Research note published

16 Sep 2015


Ecosystem services and forest management Research Note

The ability of trees, woodlands and forests to provide a wide range of ecosystem services depends on where they are located and how they are managed. A new Forestry Commission research note has been published which introduces the ecosystem services framework in relation to forest management. It describes the ecosystem services from Britain’s trees, woodlands and forests and presents the results of a series of workshops, held by Forest Research during 2011, which identified the priority ecosystem services for policy and practice as: timber and fuel production, carbon sequestration, flood mitigation, water quality, health and recreation, and biodiversity.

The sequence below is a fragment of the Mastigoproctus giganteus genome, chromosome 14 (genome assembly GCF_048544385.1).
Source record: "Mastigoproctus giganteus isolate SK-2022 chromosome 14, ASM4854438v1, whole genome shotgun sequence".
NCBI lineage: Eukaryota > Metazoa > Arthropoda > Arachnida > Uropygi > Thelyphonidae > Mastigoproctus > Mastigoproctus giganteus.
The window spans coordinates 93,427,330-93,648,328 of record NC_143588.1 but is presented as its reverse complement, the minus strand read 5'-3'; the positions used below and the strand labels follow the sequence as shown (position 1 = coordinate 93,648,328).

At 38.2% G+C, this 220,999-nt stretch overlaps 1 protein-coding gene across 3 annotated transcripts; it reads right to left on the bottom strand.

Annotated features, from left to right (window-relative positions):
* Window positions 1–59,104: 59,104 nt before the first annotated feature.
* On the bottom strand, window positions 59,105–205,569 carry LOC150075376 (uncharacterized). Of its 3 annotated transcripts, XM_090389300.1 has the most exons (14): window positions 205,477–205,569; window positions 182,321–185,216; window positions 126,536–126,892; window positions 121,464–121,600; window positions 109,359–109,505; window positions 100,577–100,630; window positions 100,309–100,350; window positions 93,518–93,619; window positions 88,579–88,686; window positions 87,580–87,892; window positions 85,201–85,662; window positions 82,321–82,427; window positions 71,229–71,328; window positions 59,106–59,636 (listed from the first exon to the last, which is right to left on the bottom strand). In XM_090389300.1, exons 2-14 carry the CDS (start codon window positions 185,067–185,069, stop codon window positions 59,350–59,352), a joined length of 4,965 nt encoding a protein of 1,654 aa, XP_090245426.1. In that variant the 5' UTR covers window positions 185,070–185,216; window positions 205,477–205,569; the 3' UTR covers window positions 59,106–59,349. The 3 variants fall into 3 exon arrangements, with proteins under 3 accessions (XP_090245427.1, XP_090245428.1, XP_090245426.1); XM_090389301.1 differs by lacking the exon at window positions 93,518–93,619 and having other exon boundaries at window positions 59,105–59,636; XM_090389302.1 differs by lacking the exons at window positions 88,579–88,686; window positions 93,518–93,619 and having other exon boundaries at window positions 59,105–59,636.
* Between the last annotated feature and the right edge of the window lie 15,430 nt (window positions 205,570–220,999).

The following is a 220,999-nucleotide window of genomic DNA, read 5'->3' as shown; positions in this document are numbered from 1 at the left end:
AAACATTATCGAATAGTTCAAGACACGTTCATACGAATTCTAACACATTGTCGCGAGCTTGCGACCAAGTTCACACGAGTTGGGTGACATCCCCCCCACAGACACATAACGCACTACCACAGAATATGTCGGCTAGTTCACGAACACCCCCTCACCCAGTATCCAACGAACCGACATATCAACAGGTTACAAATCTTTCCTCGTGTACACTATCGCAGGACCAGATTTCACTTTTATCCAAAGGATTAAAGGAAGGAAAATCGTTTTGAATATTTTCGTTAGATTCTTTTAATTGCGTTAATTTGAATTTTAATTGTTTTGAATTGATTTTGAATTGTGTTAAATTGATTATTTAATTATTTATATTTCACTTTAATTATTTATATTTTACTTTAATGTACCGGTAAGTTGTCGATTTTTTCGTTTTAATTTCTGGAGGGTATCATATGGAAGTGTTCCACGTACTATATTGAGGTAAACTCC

The note explains how characterising, assessing and valuing these and other ecosystem services can support forest management in several ways, including: demonstrating the human and societal goods and services which trees, woodlands and forests provide; supporting the prioritisation of management activities by articulating forest management outcomes as trade-offs in ecosystem services; and considering whether the configuration and management of woodlands is sufficiently robust to meet potential changes in the future demand for ecosystem services, and is resilient to projected climate change. A modified Driver-Pressure-State-Impact-Response framework for ecosystem services provision demonstrates how historical drivers have affected ecosystem services in the past, and can be used to consider forest management outcomes in the future. 

The research note also makes links to sustainable forest management through the UK’s Forestry Standard, which sets out the requirements and guidance for UK forestry to meet the UK’s European and international agreements on sustainable forest management. 

This note is available at -